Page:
To resolve the issues, it is necessary to understand switched access charges, the statutory background of Chapter 30 of the PUC Code entitled "Alternative Form of Regulation," 66 Pa.C.S. §§3001-3009 (repealed), and the amendments to Chapter 30 enacted under Act 183, 66 Pa.C.S. §§3010-3019.

Switched Access Charges -- A Source of Noncompetitive Revenue

Switched access charges refer to amounts rural LECs charge to long-distance companies, such as Verizon, to carry non-local calls on their local networks to and from their local customers. It is compensation paid by long distance carriers to rural LECs, like Petitioners, for the use of their network and local switching facilities.*fn4 Switched access charges are designed to recover a portion of the loop and switching costs of rural LECs.

Because switched access is provided from one telephone company to another, it is considered to be a "noncompetitive service." A "noncompetitive service" is one that telephone companies do not compete to provide, unlike like toll rates which are a competitive service.

Chapter 30 of the PUC Code -- Alternative Regulation Plans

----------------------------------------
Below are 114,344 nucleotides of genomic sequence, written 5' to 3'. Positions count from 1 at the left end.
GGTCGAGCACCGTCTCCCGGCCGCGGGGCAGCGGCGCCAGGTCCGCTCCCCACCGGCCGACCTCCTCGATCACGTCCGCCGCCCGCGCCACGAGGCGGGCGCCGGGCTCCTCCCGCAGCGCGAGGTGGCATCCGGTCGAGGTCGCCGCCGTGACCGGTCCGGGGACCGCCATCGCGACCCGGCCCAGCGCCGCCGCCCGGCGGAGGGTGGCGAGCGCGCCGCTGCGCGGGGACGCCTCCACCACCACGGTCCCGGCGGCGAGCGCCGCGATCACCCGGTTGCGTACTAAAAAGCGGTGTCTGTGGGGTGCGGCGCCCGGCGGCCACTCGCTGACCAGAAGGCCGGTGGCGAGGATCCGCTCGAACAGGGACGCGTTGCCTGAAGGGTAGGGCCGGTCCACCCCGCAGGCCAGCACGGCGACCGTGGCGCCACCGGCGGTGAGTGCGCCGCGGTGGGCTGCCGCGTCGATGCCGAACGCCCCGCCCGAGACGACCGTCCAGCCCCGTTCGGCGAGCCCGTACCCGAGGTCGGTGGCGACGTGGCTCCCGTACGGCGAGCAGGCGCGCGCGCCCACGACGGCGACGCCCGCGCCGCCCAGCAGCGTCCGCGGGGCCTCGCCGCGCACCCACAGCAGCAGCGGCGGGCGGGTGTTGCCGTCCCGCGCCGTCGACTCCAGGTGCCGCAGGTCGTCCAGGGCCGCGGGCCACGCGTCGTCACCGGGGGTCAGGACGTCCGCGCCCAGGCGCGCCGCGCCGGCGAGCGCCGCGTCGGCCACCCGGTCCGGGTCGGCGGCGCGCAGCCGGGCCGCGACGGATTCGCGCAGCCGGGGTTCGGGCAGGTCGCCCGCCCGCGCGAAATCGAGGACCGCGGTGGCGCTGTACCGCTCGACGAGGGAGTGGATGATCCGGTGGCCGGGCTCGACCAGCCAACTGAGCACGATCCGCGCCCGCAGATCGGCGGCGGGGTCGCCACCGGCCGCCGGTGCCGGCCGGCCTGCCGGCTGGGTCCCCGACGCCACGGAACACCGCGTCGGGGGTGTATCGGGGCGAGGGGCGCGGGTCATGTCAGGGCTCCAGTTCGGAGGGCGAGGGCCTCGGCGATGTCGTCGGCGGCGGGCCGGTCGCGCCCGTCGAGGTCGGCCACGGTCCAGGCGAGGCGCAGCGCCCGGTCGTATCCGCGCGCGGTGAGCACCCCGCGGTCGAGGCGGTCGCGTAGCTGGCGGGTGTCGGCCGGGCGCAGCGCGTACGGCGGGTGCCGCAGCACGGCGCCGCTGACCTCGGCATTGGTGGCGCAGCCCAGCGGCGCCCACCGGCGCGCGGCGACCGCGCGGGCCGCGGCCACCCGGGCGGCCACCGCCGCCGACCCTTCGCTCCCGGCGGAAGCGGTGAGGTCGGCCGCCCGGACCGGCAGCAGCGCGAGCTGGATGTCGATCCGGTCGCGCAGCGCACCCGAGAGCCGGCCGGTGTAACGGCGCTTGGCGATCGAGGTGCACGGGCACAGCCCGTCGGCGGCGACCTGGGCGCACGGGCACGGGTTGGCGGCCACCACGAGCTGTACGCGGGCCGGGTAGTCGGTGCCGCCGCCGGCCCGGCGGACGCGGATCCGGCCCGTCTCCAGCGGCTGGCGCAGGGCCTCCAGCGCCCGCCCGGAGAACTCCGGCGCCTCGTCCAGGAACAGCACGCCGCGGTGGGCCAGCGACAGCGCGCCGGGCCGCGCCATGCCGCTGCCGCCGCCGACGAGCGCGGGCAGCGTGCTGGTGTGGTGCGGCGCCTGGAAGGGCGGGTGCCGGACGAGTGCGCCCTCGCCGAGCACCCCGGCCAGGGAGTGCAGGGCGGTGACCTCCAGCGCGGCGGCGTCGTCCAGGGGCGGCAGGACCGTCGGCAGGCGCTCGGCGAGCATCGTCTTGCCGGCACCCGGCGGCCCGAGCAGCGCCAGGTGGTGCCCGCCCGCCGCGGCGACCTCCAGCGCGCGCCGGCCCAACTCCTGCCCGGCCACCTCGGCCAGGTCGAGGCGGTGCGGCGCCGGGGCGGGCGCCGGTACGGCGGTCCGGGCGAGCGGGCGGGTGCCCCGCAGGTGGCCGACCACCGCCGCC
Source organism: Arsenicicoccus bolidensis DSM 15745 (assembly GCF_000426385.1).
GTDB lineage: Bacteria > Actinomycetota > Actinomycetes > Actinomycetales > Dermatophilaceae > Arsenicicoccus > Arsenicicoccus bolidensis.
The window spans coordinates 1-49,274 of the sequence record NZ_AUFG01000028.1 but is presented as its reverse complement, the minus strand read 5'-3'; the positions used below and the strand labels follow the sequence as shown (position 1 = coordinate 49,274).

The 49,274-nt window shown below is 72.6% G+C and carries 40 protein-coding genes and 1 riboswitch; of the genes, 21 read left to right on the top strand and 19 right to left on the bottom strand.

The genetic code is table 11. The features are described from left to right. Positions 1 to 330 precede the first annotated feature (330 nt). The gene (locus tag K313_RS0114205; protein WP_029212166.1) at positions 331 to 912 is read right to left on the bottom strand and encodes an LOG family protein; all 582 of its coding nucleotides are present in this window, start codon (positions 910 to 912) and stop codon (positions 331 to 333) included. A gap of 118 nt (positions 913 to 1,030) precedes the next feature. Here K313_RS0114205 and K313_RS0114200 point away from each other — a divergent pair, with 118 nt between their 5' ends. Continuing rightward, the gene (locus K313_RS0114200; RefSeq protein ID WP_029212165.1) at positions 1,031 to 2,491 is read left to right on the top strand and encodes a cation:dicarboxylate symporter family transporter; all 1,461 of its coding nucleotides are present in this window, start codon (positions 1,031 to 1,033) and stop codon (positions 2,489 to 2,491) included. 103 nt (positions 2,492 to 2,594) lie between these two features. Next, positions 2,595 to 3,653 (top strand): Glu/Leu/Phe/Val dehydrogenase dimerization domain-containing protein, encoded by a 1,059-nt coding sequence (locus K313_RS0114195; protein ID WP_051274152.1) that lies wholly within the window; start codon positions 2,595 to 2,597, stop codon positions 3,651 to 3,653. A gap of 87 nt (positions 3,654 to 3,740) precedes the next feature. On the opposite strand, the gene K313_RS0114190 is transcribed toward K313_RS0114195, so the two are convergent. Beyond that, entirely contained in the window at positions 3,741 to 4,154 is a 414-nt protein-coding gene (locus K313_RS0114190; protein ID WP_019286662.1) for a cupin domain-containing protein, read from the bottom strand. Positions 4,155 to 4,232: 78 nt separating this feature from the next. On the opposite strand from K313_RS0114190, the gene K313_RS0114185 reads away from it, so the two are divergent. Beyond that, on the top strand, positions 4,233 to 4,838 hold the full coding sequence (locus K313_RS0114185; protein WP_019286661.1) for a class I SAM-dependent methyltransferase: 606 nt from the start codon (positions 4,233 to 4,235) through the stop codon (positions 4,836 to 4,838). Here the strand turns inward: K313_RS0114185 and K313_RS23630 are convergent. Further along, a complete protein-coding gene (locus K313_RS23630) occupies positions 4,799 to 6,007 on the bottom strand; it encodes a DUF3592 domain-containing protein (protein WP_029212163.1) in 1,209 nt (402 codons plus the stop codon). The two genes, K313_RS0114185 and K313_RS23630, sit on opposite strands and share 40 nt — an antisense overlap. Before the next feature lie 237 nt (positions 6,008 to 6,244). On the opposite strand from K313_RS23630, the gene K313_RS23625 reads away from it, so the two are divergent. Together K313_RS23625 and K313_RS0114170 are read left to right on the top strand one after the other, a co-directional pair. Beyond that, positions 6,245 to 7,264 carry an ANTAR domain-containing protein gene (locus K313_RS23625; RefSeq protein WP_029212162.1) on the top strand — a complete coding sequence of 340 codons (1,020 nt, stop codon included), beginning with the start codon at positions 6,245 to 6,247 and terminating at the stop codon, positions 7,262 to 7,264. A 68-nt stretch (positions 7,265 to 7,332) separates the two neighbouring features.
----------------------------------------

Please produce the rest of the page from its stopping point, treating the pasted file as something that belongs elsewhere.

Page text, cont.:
Chapter 30 of the PUC Code was enacted in July 1993, to encourage the deployment of an advanced broadband communications network which would be affordable and universally available to all residents in this Commonwealth. Chapter 30 offered financial incentives to smaller rural LECs, such as Petitioners, to convert their existing communication networks to 100% broadband capability by the end of the year 2015. As inducement, Chapter 30 provided rural LECs the opportunity to be regulated under what is referred to as an "alternative form of regulation." That is, they could elect to have their rates regulated under a price cap formula instead of the traditional rate based/rate of return regulation. If a rural LEC opted to be regulated under the new "alternative form of regulation," it was permitted to adjust its rates annually at the rate of inflation, offset by a 2% productivity factor. This offered rural LECs an opportunity for substantial revenue. Chapter 30 also provided LECs with a "streamlined regulation" designed to reduce numerous regulatory obligations and decrease regulatory delays and costs.